Indian cricket team's captain Virat Kohli shakes hand with Australian counterpart Tim Paine after India vs Australia pink ball test in Adelaide. Photo:cricketcomau
India being unable to replicate the concentration they showed in the first innings was one of the reasons behind their stunning collapse in the second innings of the Adelaide day-night Test against Australia, according to former Australia wicketkeeper Adam Gilchrist.
India were blown away for just 36 runs -- their lowest total in Test cricket and the joint fourth lowest score of all time in the history of the longest format of the game, and eventually lost the first Test by eight wickets.
"Looking back at the first innings, I would think that the seemingly slow batting from Cheteshwar Pujara and Virat Kohli was, in fact, superb defensive batting. That was what India failed to replicate in the second innings," Gilchrist wrote in his column for Mid-Day.
"In the first innings it had seemed that India were not looking for scoring opportunities, but Kohli's masterclass of concentration alongside Pujara and later Ajinkya Rahane is what ensured that India reached 244."
Gilchrist also felt that India were put under additional pressure due to opener Prithvi Shaw getting out early in both innings. Shaw was out for a second ball duck on the first day and two on Friday.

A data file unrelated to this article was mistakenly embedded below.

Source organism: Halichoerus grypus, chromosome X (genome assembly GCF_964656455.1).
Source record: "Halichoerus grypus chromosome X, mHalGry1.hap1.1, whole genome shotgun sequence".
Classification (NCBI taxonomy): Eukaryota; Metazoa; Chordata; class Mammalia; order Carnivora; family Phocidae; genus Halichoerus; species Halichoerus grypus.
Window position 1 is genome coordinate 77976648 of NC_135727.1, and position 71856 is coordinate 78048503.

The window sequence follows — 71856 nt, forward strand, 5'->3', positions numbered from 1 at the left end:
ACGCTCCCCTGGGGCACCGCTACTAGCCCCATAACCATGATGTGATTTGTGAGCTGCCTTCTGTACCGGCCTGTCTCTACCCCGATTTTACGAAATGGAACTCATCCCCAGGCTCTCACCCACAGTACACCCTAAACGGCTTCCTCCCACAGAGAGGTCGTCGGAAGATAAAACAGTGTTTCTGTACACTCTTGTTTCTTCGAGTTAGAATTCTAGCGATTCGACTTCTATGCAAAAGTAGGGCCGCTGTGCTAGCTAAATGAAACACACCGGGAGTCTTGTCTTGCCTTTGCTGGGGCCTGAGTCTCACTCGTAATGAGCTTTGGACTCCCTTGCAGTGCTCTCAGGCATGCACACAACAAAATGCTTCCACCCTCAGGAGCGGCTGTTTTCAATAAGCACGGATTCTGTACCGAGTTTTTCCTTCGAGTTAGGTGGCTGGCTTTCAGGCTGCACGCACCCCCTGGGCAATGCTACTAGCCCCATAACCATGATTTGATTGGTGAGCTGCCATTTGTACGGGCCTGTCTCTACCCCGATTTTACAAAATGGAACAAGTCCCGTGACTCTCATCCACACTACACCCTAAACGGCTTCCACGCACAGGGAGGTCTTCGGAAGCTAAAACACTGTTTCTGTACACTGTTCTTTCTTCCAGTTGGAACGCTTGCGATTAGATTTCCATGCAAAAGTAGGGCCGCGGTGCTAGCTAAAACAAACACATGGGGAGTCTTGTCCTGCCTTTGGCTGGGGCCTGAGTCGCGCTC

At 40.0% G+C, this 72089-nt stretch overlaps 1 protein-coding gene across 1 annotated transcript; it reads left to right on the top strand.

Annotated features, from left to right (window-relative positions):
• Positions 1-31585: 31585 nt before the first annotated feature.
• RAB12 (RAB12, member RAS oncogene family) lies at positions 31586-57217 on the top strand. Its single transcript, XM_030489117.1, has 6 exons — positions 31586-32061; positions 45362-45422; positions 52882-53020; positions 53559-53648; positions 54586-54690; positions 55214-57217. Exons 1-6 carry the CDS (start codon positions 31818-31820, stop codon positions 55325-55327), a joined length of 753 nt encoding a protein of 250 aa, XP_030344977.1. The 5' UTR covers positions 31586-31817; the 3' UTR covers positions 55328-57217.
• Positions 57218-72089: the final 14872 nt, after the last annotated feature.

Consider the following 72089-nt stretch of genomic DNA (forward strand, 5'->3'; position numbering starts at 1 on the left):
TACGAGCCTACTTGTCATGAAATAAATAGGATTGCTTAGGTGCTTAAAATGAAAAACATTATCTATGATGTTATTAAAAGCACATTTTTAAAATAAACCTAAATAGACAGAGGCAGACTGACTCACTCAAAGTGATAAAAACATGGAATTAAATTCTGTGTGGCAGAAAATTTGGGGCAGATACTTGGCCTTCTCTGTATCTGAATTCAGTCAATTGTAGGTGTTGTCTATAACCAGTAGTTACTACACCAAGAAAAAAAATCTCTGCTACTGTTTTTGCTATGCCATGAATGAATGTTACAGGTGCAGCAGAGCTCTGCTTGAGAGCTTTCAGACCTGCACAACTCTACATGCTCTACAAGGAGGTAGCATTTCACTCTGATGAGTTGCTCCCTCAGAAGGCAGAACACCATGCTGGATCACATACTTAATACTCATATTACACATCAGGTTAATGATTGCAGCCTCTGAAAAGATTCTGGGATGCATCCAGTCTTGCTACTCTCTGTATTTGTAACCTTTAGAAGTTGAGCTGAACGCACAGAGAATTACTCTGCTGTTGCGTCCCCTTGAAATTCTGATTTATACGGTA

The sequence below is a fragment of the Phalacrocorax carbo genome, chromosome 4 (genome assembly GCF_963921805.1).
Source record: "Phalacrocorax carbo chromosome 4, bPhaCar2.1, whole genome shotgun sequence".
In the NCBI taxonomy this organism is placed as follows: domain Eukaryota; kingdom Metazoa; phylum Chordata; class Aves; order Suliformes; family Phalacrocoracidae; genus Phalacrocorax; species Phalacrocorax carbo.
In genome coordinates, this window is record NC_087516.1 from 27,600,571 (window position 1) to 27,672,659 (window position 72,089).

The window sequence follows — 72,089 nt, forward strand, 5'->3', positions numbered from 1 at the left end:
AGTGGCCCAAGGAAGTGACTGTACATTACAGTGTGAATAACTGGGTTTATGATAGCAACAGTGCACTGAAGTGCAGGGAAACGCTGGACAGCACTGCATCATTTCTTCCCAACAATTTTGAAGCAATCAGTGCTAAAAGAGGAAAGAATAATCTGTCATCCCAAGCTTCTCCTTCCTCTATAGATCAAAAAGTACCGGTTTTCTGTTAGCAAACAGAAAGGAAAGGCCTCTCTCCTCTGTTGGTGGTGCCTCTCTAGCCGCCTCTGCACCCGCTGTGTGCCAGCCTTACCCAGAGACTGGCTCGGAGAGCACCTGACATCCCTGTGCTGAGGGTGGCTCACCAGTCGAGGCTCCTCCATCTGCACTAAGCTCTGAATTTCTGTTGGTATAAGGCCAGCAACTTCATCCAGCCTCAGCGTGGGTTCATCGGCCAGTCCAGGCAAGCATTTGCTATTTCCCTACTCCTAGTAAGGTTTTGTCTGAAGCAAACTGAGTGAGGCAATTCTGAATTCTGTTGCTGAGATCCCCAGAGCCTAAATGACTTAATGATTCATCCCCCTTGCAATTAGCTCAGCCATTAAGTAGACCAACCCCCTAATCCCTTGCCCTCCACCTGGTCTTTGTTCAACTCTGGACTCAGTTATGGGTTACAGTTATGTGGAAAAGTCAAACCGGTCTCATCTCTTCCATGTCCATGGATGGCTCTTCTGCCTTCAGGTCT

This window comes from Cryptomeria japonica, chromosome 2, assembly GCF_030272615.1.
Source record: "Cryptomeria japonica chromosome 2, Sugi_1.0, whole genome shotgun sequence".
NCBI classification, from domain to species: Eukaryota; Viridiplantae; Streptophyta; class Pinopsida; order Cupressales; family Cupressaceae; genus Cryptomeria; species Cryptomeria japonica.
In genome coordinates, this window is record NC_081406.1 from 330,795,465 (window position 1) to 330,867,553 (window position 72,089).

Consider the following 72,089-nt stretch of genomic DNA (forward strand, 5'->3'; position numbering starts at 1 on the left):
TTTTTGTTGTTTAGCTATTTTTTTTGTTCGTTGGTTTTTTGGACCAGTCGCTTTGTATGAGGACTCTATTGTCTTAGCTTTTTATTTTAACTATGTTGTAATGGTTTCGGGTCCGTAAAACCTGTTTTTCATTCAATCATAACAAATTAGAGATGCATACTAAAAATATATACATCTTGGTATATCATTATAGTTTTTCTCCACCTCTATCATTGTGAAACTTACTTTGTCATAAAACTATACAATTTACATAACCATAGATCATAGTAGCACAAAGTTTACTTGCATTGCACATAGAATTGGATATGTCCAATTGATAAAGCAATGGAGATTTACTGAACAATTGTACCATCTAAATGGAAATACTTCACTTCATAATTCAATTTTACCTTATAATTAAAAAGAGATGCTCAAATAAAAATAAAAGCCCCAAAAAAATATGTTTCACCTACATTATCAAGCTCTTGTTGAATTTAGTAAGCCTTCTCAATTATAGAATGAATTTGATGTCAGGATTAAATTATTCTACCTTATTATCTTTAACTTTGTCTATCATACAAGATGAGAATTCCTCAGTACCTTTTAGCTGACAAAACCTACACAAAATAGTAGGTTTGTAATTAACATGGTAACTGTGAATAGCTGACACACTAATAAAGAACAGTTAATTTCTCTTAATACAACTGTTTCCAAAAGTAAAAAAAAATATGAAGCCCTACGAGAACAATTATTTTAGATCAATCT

"In both innings, Prithvi Shaw's early dismissal put the team on the back foot. Shaw was part of the team during the last series here, and there has been plenty of hype and build-up around the youngster. This has also meant that his technique has been scrutinised and there was a clear plan to exploit the gap between his bat and pad that is a matter of concern for him," Gilchrist wrote.
"Shaw has also been prone to expansive shots which might backfire in Australian conditions, because he will be liable to edging one to gully. While he is a talented youngster, his performance will put the selectors in a dilemma as they plan for the Boxing Day Test."
(Only the headline and picture of this report may have been reworked by the Business Standard staff; the rest of the content is auto-generated from a syndicated feed.)
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